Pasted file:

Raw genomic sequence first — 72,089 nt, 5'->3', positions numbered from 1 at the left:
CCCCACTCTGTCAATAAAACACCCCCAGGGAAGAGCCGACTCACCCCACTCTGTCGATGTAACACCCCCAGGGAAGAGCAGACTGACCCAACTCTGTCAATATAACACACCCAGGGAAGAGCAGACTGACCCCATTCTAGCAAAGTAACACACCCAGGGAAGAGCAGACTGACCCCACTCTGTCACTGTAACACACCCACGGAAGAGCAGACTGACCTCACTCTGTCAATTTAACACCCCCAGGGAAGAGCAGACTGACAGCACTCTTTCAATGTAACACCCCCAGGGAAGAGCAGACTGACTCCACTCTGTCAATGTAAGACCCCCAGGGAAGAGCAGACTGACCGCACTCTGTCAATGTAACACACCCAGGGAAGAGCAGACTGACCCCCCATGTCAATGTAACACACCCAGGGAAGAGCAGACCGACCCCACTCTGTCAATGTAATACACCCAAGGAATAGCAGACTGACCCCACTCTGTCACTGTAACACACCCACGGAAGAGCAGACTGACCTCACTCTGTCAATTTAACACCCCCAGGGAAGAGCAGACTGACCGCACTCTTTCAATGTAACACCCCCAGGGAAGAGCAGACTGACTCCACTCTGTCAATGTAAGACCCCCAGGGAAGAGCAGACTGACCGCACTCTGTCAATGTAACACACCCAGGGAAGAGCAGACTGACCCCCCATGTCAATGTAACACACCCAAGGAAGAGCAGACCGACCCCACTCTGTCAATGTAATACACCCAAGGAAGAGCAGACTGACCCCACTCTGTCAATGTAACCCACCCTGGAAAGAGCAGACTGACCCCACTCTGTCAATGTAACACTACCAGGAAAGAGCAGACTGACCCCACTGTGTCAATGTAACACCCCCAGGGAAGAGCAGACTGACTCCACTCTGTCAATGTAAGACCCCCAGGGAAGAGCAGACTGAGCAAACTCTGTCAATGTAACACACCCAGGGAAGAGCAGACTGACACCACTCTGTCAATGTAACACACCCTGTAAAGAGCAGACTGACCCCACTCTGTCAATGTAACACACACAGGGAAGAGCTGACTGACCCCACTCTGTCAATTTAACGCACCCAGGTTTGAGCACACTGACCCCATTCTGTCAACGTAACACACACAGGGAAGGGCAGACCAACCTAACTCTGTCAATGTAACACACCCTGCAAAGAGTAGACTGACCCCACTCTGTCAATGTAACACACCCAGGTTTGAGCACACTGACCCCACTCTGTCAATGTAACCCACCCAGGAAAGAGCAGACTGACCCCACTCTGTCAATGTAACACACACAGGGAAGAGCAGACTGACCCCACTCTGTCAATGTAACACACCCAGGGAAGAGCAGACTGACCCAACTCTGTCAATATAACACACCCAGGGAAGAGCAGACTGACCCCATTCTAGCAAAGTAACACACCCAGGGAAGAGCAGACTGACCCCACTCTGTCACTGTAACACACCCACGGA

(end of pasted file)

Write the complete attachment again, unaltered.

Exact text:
Raw genomic sequence first — 72,089 nt, 5'->3', positions numbered from 1 at the left:
CCCCACTCTGTCAATAAAACACCCCCAGGGAAGAGCCGACTCACCCCACTCTGTCGATGTAACACCCCCAGGGAAGAGCAGACTGACCCAACTCTGTCAATATAACACACCCAGGGAAGAGCAGACTGACCCCATTCTAGCAAAGTAACACACCCAGGGAAGAGCAGACTGACCCCACTCTGTCACTGTAACACACCCACGGAAGAGCAGACTGACCTCACTCTGTCAATTTAACACCCCCAGGGAAGAGCAGACTGACAGCACTCTTTCAATGTAACACCCCCAGGGAAGAGCAGACTGACTCCACTCTGTCAATGTAAGACCCCCAGGGAAGAGCAGACTGACCGCACTCTGTCAATGTAACACACCCAGGGAAGAGCAGACTGACCCCCCATGTCAATGTAACACACCCAGGGAAGAGCAGACCGACCCCACTCTGTCAATGTAATACACCCAAGGAATAGCAGACTGACCCCACTCTGTCACTGTAACACACCCACGGAAGAGCAGACTGACCTCACTCTGTCAATTTAACACCCCCAGGGAAGAGCAGACTGACCGCACTCTTTCAATGTAACACCCCCAGGGAAGAGCAGACTGACTCCACTCTGTCAATGTAAGACCCCCAGGGAAGAGCAGACTGACCGCACTCTGTCAATGTAACACACCCAGGGAAGAGCAGACTGACCCCCCATGTCAATGTAACACACCCAAGGAAGAGCAGACCGACCCCACTCTGTCAATGTAATACACCCAAGGAAGAGCAGACTGACCCCACTCTGTCAATGTAACCCACCCTGGAAAGAGCAGACTGACCCCACTCTGTCAATGTAACACTACCAGGAAAGAGCAGACTGACCCCACTGTGTCAATGTAACACCCCCAGGGAAGAGCAGACTGACTCCACTCTGTCAATGTAAGACCCCCAGGGAAGAGCAGACTGAGCAAACTCTGTCAATGTAACACACCCAGGGAAGAGCAGACTGACACCACTCTGTCAATGTAACACACCCTGTAAAGAGCAGACTGACCCCACTCTGTCAATGTAACACACACAGGGAAGAGCTGACTGACCCCACTCTGTCAATTTAACGCACCCAGGTTTGAGCACACTGACCCCATTCTGTCAACGTAACACACACAGGGAAGGGCAGACCAACCTAACTCTGTCAATGTAACACACCCTGCAAAGAGTAGACTGACCCCACTCTGTCAATGTAACACACCCAGGTTTGAGCACACTGACCCCACTCTGTCAATGTAACCCACCCAGGAAAGAGCAGACTGACCCCACTCTGTCAATGTAACACACACAGGGAAGAGCAGACTGACCCCACTCTGTCAATGTAACACACCCAGGGAAGAGCAGACTGACCCAACTCTGTCAATATAACACACCCAGGGAAGAGCAGACTGACCCCATTCTAGCAAAGTAACACACCCAGGGAAGAGCAGACTGACCCCACTCTGTCACTGTAACACACCCACGGA